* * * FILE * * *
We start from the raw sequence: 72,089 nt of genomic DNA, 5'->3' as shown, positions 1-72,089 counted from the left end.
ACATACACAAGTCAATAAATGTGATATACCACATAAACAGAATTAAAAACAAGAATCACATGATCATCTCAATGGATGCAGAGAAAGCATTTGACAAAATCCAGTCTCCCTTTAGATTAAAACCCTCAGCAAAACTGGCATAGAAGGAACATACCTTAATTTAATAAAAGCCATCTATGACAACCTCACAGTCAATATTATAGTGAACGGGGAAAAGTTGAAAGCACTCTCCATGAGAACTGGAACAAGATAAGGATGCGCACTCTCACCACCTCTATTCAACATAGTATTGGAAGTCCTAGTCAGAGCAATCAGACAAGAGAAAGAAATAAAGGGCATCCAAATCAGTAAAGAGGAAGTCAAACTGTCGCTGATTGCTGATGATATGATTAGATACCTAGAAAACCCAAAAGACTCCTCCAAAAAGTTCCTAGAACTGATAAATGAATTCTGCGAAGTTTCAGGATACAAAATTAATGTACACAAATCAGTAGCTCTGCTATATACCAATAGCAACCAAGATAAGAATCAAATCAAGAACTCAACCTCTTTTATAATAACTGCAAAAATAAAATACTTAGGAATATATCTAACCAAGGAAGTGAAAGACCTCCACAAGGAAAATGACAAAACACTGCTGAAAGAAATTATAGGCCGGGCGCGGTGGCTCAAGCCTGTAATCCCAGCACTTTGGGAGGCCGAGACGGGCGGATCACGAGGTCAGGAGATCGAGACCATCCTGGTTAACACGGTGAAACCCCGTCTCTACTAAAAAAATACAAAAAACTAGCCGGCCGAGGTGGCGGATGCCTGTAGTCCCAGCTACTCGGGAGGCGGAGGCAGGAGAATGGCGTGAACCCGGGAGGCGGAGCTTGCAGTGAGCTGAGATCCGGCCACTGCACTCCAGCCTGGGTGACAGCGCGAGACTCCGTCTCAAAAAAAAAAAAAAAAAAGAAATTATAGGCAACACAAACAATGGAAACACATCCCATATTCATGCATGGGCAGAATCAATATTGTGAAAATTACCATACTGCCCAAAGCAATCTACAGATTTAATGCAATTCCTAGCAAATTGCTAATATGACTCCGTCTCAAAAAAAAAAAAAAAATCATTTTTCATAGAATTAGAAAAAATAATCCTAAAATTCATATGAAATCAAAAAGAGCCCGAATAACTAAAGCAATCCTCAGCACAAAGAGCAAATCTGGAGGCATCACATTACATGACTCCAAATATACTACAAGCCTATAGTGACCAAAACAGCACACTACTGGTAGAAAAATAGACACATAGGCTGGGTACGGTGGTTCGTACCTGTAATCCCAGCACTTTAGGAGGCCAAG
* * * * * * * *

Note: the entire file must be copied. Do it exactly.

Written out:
We start from the raw sequence: 72,089 nt of genomic DNA, 5'->3' as shown, positions 1-72,089 counted from the left end.
ACATACACAAGTCAATAAATGTGATATACCACATAAACAGAATTAAAAACAAGAATCACATGATCATCTCAATGGATGCAGAGAAAGCATTTGACAAAATCCAGTCTCCCTTTAGATTAAAACCCTCAGCAAAACTGGCATAGAAGGAACATACCTTAATTTAATAAAAGCCATCTATGACAACCTCACAGTCAATATTATAGTGAACGGGGAAAAGTTGAAAGCACTCTCCATGAGAACTGGAACAAGATAAGGATGCGCACTCTCACCACCTCTATTCAACATAGTATTGGAAGTCCTAGTCAGAGCAATCAGACAAGAGAAAGAAATAAAGGGCATCCAAATCAGTAAAGAGGAAGTCAAACTGTCGCTGATTGCTGATGATATGATTAGATACCTAGAAAACCCAAAAGACTCCTCCAAAAAGTTCCTAGAACTGATAAATGAATTCTGCGAAGTTTCAGGATACAAAATTAATGTACACAAATCAGTAGCTCTGCTATATACCAATAGCAACCAAGATAAGAATCAAATCAAGAACTCAACCTCTTTTATAATAACTGCAAAAATAAAATACTTAGGAATATATCTAACCAAGGAAGTGAAAGACCTCCACAAGGAAAATGACAAAACACTGCTGAAAGAAATTATAGGCCGGGCGCGGTGGCTCAAGCCTGTAATCCCAGCACTTTGGGAGGCCGAGACGGGCGGATCACGAGGTCAGGAGATCGAGACCATCCTGGTTAACACGGTGAAACCCCGTCTCTACTAAAAAAATACAAAAAACTAGCCGGCCGAGGTGGCGGATGCCTGTAGTCCCAGCTACTCGGGAGGCGGAGGCAGGAGAATGGCGTGAACCCGGGAGGCGGAGCTTGCAGTGAGCTGAGATCCGGCCACTGCACTCCAGCCTGGGTGACAGCGCGAGACTCCGTCTCAAAAAAAAAAAAAAAAAAGAAATTATAGGCAACACAAACAATGGAAACACATCCCATATTCATGCATGGGCAGAATCAATATTGTGAAAATTACCATACTGCCCAAAGCAATCTACAGATTTAATGCAATTCCTAGCAAATTGCTAATATGACTCCGTCTCAAAAAAAAAAAAAAAATCATTTTTCATAGAATTAGAAAAAATAATCCTAAAATTCATATGAAATCAAAAAGAGCCCGAATAACTAAAGCAATCCTCAGCACAAAGAGCAAATCTGGAGGCATCACATTACATGACTCCAAATATACTACAAGCCTATAGTGACCAAAACAGCACACTACTGGTAGAAAAATAGACACATAGGCTGGGTACGGTGGTTCGTACCTGTAATCCCAGCACTTTAGGAGGCCAAG